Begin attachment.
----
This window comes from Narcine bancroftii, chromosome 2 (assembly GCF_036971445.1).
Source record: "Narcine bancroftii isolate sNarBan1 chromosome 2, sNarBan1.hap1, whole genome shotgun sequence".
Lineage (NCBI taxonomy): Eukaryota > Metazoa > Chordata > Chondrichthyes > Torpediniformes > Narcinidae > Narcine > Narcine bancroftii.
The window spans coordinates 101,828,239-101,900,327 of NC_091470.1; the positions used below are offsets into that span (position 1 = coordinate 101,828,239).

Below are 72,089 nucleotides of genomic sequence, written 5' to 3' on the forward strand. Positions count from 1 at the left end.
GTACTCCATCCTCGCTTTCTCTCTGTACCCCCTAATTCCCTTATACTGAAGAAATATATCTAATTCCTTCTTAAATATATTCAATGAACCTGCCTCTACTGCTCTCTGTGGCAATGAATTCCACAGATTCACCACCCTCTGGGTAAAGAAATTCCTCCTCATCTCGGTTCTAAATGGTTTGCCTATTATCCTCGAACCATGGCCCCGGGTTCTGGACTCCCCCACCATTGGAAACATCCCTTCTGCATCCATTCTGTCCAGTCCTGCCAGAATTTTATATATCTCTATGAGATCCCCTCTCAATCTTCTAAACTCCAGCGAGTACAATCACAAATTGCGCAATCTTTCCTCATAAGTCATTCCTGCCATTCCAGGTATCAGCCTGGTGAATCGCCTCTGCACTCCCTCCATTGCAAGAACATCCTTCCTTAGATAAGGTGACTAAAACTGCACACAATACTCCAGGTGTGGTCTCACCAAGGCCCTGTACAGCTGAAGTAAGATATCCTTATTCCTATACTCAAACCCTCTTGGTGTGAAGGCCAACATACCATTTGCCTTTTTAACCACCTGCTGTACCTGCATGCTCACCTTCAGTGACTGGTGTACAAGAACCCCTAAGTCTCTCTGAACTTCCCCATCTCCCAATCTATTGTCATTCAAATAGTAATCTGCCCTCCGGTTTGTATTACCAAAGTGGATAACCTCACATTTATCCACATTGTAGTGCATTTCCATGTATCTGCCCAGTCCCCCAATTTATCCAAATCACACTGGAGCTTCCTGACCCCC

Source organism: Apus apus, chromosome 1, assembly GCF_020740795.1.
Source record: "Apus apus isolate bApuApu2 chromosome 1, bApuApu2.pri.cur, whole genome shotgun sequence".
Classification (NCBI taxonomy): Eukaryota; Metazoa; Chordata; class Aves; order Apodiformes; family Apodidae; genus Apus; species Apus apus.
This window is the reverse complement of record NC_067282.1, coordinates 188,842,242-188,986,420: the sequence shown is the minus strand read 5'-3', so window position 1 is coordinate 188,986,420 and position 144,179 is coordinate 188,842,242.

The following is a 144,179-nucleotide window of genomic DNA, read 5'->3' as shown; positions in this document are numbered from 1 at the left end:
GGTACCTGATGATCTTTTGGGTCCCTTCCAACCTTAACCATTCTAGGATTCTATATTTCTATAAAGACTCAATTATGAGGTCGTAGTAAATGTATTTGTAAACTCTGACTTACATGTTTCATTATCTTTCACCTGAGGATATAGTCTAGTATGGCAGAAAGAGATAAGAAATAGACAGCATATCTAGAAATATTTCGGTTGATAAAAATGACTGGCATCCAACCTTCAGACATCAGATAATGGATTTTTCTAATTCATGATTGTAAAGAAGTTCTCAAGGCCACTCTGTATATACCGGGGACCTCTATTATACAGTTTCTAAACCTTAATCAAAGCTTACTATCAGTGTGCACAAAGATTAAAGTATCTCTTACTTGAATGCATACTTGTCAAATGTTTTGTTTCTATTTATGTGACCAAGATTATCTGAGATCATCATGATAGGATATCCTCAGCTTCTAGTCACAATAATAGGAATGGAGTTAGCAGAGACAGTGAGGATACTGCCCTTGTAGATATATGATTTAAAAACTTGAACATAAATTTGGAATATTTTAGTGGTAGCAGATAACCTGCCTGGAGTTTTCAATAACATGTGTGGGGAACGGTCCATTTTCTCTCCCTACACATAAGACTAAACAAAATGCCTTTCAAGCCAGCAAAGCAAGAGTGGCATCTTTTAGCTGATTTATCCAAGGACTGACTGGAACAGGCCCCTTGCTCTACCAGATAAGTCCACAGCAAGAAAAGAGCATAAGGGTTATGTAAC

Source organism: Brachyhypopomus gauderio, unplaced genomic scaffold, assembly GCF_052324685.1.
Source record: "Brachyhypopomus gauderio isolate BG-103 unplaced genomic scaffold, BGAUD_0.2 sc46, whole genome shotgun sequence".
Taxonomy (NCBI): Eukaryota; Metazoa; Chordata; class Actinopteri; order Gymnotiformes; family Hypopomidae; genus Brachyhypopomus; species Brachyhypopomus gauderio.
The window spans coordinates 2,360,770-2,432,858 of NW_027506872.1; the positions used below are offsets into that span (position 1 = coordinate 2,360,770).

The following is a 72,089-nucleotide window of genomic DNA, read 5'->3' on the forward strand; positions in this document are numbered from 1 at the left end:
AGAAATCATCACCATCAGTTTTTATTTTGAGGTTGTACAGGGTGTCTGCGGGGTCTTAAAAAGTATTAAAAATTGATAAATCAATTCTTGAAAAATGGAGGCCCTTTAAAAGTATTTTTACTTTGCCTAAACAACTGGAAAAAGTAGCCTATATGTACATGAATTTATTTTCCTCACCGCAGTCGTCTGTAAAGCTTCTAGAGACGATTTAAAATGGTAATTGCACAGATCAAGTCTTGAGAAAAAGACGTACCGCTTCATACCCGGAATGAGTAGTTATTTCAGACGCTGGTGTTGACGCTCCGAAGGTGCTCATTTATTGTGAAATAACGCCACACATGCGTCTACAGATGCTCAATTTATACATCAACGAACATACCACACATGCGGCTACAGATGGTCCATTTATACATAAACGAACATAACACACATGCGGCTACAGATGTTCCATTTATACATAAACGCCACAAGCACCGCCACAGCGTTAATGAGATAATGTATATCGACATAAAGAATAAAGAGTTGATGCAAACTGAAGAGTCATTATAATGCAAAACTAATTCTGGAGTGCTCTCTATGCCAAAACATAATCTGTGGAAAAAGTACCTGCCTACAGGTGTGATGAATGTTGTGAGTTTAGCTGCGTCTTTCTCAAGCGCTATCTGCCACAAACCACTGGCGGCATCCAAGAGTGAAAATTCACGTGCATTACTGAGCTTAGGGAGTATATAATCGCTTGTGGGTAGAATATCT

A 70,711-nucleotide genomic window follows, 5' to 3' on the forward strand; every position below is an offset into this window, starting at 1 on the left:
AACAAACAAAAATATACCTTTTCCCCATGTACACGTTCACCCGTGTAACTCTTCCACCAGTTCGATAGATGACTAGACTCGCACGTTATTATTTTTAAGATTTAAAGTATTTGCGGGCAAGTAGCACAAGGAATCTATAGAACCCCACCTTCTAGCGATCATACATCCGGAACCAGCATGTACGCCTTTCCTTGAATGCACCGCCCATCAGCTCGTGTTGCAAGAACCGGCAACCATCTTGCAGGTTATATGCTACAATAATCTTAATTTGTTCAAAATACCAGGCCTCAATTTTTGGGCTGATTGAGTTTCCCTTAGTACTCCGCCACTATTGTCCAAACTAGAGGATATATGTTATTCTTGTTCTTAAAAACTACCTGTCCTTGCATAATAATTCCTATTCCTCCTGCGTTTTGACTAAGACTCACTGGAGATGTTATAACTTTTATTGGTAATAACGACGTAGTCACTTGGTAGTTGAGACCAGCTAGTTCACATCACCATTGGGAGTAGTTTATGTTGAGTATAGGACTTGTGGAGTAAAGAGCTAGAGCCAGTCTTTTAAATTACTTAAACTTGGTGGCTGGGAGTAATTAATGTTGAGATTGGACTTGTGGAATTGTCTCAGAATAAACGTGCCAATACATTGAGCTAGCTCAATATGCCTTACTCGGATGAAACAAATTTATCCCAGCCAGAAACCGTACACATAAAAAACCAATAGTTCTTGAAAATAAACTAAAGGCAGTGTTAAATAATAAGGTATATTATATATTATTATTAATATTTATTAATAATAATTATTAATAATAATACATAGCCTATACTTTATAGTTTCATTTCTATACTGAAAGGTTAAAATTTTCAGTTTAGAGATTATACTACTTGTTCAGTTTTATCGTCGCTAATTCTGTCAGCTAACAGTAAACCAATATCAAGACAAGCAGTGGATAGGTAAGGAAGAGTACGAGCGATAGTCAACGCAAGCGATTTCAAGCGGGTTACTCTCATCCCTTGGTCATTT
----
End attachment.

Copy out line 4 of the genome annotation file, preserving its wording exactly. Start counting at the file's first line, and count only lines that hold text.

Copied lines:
The window spans coordinates 101,828,239-101,900,327 of NC_091470.1; the positions used below are offsets into that span (position 1 = coordinate 101,828,239).